Dear Readers: Today's SOUND OFF is about grocery-store cashiers not being considerate of people who've been in line waiting to check out.—Heloise
"Often when standing in line to purchase merchandise at a grocery or other store, an employee will open a new cash-register line and signal the person farthest behind me, who has been waiting the least amount of time, to come over to her newly opened line. Why do they rarely invite the person who has been waiting the longest in the nearby line to start the new line?
"I understand why they don't if I've put my merchandise on the conveyor belt; then I'm stuck in my line. But often I'm standing in plain sight and have been waiting a long time, and could easily move over to the new line without making anyone back up.
"I've occasionally said something, with the result of being scowled at as if I'm being rude for even mentioning it—Faithful Waco, Texas, Reader
Dear Readers: Here are some other uses for an over-the-door plastic shoe bag:
Dear Heloise: I read your coumn regarding gaming pieces but didn't see ours mentioned, so I thought I'd write you and tell you what we use for any of our board games that are lacking pieces. We've found that small chess pieces work well. Not only is there a queen, king, knight, bishop, rook and pawn, but you also have your choice of black or white!
Twelve different pieces to choose from is plenty, even for my large family. I love reading your hints in the San Antonio Express-News, and have found many of them useful in day-to-day living. Thanks!—Valerie R., via email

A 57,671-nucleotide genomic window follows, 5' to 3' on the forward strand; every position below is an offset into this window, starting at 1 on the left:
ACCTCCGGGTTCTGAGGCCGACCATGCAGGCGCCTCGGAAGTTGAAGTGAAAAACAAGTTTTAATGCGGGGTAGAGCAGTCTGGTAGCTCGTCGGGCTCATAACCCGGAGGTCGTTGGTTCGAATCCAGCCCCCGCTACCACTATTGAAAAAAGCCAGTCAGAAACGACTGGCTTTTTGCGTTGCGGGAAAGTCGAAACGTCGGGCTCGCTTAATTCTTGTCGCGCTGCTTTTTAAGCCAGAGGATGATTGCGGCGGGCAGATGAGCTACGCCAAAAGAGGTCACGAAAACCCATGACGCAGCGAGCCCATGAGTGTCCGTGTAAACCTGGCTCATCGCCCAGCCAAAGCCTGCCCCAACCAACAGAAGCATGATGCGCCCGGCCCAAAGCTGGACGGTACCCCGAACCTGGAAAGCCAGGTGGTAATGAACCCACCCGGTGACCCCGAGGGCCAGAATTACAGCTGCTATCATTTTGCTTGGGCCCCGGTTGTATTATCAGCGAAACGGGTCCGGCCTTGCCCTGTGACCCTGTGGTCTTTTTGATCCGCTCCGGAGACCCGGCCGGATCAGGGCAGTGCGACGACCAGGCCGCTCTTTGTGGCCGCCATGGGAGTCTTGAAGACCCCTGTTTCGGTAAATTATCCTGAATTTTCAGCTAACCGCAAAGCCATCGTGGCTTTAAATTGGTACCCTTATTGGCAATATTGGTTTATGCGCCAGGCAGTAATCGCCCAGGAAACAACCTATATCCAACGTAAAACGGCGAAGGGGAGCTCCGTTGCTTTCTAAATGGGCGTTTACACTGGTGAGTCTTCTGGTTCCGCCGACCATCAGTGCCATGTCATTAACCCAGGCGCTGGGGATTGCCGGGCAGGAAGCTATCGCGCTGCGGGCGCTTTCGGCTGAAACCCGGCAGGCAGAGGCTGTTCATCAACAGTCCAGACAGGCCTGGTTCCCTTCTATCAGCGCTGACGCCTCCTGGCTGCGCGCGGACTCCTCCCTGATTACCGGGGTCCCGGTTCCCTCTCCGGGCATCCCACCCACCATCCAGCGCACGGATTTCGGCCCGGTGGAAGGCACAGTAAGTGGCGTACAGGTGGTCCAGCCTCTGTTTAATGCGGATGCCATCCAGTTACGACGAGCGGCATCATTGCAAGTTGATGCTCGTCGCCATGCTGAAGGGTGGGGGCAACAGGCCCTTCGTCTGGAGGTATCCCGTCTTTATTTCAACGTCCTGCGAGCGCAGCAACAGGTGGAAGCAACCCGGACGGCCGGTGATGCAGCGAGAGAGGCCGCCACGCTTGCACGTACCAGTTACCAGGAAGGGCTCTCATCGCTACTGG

Dear Heloise: The women in our neighborhood share many things that are life-, money- and/or time-saving. One thing we do to save money and paper is swap magazines.
This gives us more to read without having to subscribe to another magazine, which helps with our family budget. An added bonus is that by sharing copies, we figure we're saving on paper, too.
At the end of each swap, I've offered to gather any magazines we don't care to keep, cut off any address labels and take them to a nearby senior-citizens community.—Blanche D., via email
Dear Heloise: Love your
column! A reader recently shared how she soaks the
labels off old prescription bottles. I'm a pharmacy tech, and we get them off with a hair dryer. A few seconds of blowing and it peels right off.
This blow-drying technique works with a lot of other labels, too.—Susan, via email
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